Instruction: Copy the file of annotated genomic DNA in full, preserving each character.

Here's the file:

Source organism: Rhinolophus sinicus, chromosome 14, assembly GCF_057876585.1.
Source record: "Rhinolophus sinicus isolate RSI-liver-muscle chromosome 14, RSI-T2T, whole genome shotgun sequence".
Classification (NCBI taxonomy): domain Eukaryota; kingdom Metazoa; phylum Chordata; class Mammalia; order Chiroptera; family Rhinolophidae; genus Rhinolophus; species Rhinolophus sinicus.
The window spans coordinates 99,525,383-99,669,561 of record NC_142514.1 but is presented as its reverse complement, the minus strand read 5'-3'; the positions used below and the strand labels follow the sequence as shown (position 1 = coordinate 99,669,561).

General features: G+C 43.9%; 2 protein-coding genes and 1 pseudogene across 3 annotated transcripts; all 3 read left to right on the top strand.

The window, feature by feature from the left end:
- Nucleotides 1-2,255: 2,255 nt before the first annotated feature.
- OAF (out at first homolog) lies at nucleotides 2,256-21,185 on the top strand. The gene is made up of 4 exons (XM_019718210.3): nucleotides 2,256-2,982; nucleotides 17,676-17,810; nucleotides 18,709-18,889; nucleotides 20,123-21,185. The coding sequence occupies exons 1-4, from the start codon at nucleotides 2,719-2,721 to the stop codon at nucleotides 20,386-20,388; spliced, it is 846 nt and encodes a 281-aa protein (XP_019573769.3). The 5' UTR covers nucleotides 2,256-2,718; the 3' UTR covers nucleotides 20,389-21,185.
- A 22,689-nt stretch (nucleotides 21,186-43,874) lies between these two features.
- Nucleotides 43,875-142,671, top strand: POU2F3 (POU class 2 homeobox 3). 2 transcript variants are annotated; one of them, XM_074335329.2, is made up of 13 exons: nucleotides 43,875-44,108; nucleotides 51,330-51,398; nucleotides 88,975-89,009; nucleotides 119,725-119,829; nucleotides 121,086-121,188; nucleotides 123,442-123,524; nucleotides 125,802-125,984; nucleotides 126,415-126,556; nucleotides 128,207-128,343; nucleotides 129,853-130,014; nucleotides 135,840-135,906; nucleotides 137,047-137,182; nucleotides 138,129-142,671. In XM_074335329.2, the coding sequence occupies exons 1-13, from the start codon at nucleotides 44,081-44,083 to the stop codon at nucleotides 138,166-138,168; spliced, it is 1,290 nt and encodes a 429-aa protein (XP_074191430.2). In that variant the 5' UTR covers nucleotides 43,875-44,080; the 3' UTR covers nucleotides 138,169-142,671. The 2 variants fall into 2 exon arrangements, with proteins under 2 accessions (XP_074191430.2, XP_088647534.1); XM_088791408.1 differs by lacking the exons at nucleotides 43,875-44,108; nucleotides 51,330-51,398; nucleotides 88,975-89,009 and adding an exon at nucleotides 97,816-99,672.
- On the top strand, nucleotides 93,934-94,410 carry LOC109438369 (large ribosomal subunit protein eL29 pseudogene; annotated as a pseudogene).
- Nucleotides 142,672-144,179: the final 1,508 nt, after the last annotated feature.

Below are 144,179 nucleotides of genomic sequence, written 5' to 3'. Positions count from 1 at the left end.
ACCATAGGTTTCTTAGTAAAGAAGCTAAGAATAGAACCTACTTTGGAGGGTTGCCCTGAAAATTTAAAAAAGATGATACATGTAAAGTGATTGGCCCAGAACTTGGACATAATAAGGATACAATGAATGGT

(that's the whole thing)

Source organism: Rhinolophus sinicus, chromosome 14, assembly GCF_057876585.1.
Source record: "Rhinolophus sinicus isolate RSI-liver-muscle chromosome 14, RSI-T2T, whole genome shotgun sequence".
Classification (NCBI taxonomy): domain Eukaryota; kingdom Metazoa; phylum Chordata; class Mammalia; order Chiroptera; family Rhinolophidae; genus Rhinolophus; species Rhinolophus sinicus.
The window spans coordinates 99,525,383-99,669,561 of record NC_142514.1 but is presented as its reverse complement, the minus strand read 5'-3'; the positions used below and the strand labels follow the sequence as shown (position 1 = coordinate 99,669,561).

General features: G+C 43.9%; 2 protein-coding genes and 1 pseudogene across 3 annotated transcripts; all 3 read left to right on the top strand.

The window, feature by feature from the left end:
- Nucleotides 1-2,255: 2,255 nt before the first annotated feature.
- OAF (out at first homolog) lies at nucleotides 2,256-21,185 on the top strand. The gene is made up of 4 exons (XM_019718210.3): nucleotides 2,256-2,982; nucleotides 17,676-17,810; nucleotides 18,709-18,889; nucleotides 20,123-21,185. The coding sequence occupies exons 1-4, from the start codon at nucleotides 2,719-2,721 to the stop codon at nucleotides 20,386-20,388; spliced, it is 846 nt and encodes a 281-aa protein (XP_019573769.3). The 5' UTR covers nucleotides 2,256-2,718; the 3' UTR covers nucleotides 20,389-21,185.
- A 22,689-nt stretch (nucleotides 21,186-43,874) lies between these two features.
- Nucleotides 43,875-142,671, top strand: POU2F3 (POU class 2 homeobox 3). 2 transcript variants are annotated; one of them, XM_074335329.2, is made up of 13 exons: nucleotides 43,875-44,108; nucleotides 51,330-51,398; nucleotides 88,975-89,009; nucleotides 119,725-119,829; nucleotides 121,086-121,188; nucleotides 123,442-123,524; nucleotides 125,802-125,984; nucleotides 126,415-126,556; nucleotides 128,207-128,343; nucleotides 129,853-130,014; nucleotides 135,840-135,906; nucleotides 137,047-137,182; nucleotides 138,129-142,671. In XM_074335329.2, the coding sequence occupies exons 1-13, from the start codon at nucleotides 44,081-44,083 to the stop codon at nucleotides 138,166-138,168; spliced, it is 1,290 nt and encodes a 429-aa protein (XP_074191430.2). In that variant the 5' UTR covers nucleotides 43,875-44,080; the 3' UTR covers nucleotides 138,169-142,671. The 2 variants fall into 2 exon arrangements, with proteins under 2 accessions (XP_074191430.2, XP_088647534.1); XM_088791408.1 differs by lacking the exons at nucleotides 43,875-44,108; nucleotides 51,330-51,398; nucleotides 88,975-89,009 and adding an exon at nucleotides 97,816-99,672.
- On the top strand, nucleotides 93,934-94,410 carry LOC109438369 (large ribosomal subunit protein eL29 pseudogene; annotated as a pseudogene).
- Nucleotides 142,672-144,179: the final 1,508 nt, after the last annotated feature.

Below are 144,179 nucleotides of genomic sequence, written 5' to 3'. Positions count from 1 at the left end.
ACCATAGGTTTCTTAGTAAAGAAGCTAAGAATAGAACCTACTTTGGAGGGTTGCCCTGAAAATTTAAAAAAGATGATACATGTAAAGTGATTGGCCCAGAACTTGGACATAATAAGGATACAATGAATGGT